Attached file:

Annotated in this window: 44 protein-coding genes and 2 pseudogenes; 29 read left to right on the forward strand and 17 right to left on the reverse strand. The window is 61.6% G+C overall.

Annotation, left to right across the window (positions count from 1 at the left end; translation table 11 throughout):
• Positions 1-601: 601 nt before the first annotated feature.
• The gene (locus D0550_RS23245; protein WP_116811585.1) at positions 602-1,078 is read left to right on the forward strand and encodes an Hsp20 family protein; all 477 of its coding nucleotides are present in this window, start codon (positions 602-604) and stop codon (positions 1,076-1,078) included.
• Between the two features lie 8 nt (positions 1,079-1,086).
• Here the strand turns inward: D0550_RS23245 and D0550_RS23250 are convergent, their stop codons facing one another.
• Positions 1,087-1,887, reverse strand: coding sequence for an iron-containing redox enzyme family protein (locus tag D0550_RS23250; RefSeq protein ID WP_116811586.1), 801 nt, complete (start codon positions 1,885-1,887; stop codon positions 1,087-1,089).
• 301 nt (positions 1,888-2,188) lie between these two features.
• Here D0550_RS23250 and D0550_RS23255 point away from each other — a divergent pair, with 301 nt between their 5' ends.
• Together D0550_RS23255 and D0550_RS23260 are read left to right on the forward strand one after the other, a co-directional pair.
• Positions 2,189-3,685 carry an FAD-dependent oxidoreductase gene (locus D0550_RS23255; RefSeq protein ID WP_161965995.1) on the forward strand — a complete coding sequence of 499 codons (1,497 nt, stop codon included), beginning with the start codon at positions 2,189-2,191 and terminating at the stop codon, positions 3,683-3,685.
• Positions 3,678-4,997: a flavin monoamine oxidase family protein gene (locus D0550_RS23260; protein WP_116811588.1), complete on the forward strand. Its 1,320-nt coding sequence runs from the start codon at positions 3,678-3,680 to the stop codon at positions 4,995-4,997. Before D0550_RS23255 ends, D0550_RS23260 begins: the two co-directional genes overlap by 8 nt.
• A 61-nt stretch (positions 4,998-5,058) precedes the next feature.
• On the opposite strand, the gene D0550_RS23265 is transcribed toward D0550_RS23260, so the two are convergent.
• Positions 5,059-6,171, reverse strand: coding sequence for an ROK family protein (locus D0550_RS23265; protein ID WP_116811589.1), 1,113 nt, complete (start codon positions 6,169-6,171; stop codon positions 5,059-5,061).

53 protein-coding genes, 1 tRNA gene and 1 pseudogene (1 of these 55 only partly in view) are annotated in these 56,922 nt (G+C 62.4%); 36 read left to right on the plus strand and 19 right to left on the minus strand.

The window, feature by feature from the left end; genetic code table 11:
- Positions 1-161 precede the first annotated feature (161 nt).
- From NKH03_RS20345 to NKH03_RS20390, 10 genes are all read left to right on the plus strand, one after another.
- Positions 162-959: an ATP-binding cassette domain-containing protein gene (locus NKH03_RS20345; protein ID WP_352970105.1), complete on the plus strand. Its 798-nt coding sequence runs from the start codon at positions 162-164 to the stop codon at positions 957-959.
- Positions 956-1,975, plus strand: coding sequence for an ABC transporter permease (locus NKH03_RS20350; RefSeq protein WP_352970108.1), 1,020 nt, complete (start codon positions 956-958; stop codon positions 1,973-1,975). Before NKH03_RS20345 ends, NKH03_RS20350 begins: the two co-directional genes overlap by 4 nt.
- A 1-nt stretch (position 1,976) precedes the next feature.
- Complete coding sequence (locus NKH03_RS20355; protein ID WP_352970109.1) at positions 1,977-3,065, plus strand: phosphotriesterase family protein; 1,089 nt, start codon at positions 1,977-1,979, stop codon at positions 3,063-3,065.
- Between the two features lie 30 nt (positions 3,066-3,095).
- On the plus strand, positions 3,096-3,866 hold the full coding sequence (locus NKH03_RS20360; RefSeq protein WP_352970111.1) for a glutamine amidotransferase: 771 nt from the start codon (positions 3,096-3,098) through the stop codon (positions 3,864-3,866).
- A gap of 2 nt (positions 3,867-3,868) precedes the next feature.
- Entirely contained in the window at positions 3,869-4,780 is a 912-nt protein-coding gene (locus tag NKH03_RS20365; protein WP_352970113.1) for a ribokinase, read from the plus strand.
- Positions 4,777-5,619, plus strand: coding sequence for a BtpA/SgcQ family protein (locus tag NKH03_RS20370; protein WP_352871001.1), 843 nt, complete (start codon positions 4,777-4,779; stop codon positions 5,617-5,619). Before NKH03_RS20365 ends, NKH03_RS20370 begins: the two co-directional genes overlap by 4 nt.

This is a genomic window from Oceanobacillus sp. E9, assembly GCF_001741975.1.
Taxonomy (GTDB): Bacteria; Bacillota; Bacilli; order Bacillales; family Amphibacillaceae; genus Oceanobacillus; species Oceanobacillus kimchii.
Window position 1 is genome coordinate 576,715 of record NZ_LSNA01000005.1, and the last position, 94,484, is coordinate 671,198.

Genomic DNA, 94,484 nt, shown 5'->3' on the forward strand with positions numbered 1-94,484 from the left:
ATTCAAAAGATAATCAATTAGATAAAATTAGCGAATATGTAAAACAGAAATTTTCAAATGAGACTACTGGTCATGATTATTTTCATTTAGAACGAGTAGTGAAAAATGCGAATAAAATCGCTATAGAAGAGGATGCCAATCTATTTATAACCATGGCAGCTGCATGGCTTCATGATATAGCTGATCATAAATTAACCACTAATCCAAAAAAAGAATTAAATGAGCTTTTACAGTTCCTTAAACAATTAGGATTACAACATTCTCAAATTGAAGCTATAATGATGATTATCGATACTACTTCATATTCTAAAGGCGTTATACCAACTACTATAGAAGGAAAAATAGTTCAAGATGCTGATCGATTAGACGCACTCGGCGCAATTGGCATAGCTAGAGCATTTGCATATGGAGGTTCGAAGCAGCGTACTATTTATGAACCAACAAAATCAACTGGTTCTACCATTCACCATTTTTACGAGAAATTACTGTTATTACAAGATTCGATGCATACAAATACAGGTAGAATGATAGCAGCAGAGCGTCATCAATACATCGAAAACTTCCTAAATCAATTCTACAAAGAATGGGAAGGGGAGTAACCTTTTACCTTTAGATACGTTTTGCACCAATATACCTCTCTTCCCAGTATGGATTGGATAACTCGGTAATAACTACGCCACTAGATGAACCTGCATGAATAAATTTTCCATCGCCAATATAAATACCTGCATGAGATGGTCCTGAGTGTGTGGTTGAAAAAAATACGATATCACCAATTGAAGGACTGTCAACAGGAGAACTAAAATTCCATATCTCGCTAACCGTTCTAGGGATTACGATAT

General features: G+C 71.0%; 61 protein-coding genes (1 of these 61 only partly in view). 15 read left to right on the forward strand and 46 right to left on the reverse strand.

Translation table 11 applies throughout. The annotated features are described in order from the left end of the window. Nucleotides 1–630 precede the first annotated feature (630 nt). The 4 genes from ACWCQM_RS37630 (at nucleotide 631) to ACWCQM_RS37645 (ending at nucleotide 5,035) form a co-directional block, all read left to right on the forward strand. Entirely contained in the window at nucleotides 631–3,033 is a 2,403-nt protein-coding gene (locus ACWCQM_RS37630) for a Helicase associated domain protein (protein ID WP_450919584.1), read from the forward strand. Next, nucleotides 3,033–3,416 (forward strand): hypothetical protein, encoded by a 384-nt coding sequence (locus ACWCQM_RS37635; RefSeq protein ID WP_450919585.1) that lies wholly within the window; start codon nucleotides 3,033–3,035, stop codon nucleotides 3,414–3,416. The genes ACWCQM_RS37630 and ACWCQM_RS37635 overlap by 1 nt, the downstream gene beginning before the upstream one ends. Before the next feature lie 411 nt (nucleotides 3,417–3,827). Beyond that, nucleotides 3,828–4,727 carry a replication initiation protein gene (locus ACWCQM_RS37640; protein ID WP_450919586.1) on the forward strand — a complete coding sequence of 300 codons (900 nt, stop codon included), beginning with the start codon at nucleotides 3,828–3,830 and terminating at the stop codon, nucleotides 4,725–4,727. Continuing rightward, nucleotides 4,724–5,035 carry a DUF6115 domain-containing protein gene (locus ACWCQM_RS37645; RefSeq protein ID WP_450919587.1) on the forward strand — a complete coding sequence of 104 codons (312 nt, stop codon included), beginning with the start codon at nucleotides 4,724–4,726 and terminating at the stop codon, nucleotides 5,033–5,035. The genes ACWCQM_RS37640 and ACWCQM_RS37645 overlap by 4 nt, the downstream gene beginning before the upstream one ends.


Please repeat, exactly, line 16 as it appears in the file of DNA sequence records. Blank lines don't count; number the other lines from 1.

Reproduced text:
53 protein-coding genes, 1 tRNA gene and 1 pseudogene (1 of these 55 only partly in view) are annotated in these 56,922 nt (G+C 62.4%); 36 read left to right on the plus strand and 19 right to left on the minus strand.